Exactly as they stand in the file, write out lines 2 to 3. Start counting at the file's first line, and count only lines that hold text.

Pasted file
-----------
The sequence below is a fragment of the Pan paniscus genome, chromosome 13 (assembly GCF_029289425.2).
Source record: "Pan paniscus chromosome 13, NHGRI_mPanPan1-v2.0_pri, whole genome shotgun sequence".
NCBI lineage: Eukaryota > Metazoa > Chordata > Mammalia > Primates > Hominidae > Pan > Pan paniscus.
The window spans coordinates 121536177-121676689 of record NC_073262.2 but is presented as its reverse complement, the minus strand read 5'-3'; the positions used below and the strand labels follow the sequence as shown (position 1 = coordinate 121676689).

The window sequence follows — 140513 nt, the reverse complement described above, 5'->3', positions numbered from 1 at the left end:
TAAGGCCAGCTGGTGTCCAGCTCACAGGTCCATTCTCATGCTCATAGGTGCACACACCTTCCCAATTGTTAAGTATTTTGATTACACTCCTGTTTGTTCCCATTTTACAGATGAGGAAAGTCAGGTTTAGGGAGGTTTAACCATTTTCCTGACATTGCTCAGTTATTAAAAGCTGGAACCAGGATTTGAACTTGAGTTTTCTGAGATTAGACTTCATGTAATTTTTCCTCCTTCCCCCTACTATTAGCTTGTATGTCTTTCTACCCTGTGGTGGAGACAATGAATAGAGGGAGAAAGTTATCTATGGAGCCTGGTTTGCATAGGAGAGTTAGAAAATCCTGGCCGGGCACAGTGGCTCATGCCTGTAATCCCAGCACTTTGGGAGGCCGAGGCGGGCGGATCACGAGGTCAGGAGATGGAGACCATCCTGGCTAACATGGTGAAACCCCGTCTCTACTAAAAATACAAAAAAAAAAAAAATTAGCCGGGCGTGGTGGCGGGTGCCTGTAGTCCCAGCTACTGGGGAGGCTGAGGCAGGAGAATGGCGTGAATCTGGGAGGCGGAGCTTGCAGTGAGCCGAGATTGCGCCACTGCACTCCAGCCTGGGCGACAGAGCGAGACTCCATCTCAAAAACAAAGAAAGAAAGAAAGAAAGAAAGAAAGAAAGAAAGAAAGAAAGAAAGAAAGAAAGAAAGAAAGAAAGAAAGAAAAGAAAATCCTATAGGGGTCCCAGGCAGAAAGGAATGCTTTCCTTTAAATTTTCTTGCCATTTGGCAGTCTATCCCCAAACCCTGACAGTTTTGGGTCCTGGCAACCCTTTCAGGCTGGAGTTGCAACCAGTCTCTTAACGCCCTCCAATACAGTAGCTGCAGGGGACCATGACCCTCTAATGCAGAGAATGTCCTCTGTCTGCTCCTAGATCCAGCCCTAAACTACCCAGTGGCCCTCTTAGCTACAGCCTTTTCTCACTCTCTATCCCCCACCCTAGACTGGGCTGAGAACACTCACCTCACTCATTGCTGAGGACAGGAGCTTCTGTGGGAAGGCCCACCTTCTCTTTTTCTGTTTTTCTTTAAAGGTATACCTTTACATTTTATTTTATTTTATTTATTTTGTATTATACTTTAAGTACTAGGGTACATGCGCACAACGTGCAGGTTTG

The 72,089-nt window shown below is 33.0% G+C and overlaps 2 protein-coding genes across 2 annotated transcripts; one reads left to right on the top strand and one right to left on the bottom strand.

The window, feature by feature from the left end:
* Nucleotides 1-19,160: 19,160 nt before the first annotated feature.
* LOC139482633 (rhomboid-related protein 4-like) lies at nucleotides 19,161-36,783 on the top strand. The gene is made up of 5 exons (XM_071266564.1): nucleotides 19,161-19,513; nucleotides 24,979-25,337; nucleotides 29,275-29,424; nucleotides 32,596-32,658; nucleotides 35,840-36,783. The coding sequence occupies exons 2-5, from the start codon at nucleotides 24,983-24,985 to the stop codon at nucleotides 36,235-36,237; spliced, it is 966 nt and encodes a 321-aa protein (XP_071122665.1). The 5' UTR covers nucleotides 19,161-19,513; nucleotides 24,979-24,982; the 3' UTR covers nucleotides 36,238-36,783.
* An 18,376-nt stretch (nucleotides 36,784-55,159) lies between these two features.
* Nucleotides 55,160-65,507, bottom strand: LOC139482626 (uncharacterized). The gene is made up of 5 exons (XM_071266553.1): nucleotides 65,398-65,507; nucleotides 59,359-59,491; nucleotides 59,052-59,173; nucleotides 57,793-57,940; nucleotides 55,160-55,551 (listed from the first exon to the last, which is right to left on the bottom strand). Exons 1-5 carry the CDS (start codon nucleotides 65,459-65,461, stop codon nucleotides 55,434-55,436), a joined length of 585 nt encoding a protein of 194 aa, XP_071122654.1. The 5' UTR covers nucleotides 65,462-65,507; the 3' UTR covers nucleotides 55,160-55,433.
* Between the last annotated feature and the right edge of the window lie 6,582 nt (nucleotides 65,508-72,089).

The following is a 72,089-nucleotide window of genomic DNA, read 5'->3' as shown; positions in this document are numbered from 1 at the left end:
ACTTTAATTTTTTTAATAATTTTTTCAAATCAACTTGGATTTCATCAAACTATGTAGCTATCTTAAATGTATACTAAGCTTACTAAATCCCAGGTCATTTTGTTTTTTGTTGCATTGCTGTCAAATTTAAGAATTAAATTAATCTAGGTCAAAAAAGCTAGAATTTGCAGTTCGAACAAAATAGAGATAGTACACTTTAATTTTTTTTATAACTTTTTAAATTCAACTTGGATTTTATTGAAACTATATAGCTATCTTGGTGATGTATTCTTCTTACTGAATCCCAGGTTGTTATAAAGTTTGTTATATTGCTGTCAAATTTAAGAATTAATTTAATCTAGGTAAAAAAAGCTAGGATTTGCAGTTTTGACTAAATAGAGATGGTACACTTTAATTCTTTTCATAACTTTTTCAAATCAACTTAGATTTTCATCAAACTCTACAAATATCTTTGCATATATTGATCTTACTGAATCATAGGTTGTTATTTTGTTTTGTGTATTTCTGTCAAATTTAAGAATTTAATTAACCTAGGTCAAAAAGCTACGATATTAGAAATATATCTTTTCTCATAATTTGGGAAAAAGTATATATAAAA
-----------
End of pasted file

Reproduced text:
Source record: "Pan paniscus chromosome 13, NHGRI_mPanPan1-v2.0_pri, whole genome shotgun sequence".
NCBI lineage: Eukaryota > Metazoa > Chordata > Mammalia > Primates > Hominidae > Pan > Pan paniscus.